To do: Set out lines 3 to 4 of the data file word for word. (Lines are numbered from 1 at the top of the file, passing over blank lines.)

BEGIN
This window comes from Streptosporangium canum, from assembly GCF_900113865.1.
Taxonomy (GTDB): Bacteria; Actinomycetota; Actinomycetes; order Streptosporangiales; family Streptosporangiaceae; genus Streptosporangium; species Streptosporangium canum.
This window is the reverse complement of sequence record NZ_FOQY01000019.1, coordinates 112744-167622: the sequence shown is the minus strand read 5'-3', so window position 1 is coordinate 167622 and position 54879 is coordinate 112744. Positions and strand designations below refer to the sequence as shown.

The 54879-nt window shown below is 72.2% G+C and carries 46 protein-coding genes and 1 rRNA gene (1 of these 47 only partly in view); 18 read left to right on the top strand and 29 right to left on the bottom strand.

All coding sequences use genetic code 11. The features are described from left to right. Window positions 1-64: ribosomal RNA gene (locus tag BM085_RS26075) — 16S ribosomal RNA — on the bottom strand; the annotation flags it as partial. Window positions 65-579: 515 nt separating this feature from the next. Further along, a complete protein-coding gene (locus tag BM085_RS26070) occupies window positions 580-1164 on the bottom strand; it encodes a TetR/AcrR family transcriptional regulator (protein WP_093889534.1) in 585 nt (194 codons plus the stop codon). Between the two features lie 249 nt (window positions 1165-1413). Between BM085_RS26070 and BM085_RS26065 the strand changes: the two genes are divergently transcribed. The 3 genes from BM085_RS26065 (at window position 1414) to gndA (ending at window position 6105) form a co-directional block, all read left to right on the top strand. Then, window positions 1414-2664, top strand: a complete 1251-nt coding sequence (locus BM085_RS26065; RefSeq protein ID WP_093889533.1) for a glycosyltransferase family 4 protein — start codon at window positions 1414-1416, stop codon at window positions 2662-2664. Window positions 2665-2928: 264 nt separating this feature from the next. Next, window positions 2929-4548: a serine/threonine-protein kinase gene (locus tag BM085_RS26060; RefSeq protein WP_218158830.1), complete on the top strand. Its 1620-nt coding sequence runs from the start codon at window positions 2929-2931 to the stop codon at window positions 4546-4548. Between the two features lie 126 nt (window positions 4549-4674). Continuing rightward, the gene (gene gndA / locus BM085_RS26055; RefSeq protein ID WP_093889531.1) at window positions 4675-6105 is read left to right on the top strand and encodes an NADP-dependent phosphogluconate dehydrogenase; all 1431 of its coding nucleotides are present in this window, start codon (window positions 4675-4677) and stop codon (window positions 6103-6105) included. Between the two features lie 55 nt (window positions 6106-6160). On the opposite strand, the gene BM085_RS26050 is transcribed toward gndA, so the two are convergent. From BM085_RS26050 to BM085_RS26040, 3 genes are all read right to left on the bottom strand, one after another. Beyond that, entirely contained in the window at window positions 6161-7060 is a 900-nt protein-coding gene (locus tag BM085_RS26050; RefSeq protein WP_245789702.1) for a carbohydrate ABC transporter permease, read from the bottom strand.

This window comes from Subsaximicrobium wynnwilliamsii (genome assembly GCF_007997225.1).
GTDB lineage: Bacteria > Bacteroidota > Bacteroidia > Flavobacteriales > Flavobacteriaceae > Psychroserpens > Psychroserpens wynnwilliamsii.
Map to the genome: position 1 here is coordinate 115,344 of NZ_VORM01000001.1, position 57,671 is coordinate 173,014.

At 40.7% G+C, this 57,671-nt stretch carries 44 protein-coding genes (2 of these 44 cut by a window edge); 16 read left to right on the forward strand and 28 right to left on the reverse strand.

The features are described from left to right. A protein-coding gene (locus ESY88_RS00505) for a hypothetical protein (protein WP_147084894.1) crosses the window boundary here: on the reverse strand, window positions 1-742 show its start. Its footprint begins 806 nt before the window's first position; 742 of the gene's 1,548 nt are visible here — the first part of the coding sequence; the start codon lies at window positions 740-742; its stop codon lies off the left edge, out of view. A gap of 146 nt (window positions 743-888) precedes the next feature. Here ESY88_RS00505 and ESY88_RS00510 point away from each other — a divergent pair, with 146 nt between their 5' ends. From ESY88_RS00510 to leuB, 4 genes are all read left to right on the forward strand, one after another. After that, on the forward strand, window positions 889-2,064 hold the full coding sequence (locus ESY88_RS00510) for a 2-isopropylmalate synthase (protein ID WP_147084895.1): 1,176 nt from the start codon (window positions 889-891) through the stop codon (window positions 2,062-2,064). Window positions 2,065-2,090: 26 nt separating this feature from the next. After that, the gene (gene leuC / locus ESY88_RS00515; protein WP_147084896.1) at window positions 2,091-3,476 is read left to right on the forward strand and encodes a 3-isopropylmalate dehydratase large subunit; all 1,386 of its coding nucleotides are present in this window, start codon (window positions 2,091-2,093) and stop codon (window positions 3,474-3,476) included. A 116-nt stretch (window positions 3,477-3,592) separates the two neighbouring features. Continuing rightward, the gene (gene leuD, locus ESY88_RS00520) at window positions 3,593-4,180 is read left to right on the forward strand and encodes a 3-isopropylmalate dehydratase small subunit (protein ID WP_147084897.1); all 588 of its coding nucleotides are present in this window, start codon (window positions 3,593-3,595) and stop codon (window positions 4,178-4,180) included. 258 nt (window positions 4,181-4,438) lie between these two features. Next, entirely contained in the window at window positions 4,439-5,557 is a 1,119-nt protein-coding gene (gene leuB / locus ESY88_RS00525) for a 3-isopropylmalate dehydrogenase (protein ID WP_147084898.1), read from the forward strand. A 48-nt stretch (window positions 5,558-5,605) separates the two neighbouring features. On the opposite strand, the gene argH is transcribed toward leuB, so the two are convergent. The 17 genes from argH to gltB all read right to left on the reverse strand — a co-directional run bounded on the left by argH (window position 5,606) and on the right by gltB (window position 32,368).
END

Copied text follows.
This window is the reverse complement of sequence record NZ_FOQY01000019.1, coordinates 112744-167622: the sequence shown is the minus strand read 5'-3', so window position 1 is coordinate 167622 and position 54879 is coordinate 112744. Positions and strand designations below refer to the sequence as shown.

The 54879-nt window shown below is 72.2% G+C and carries 46 protein-coding genes and 1 rRNA gene (1 of these 47 only partly in view); 18 read left to right on the top strand and 29 right to left on the bottom strand.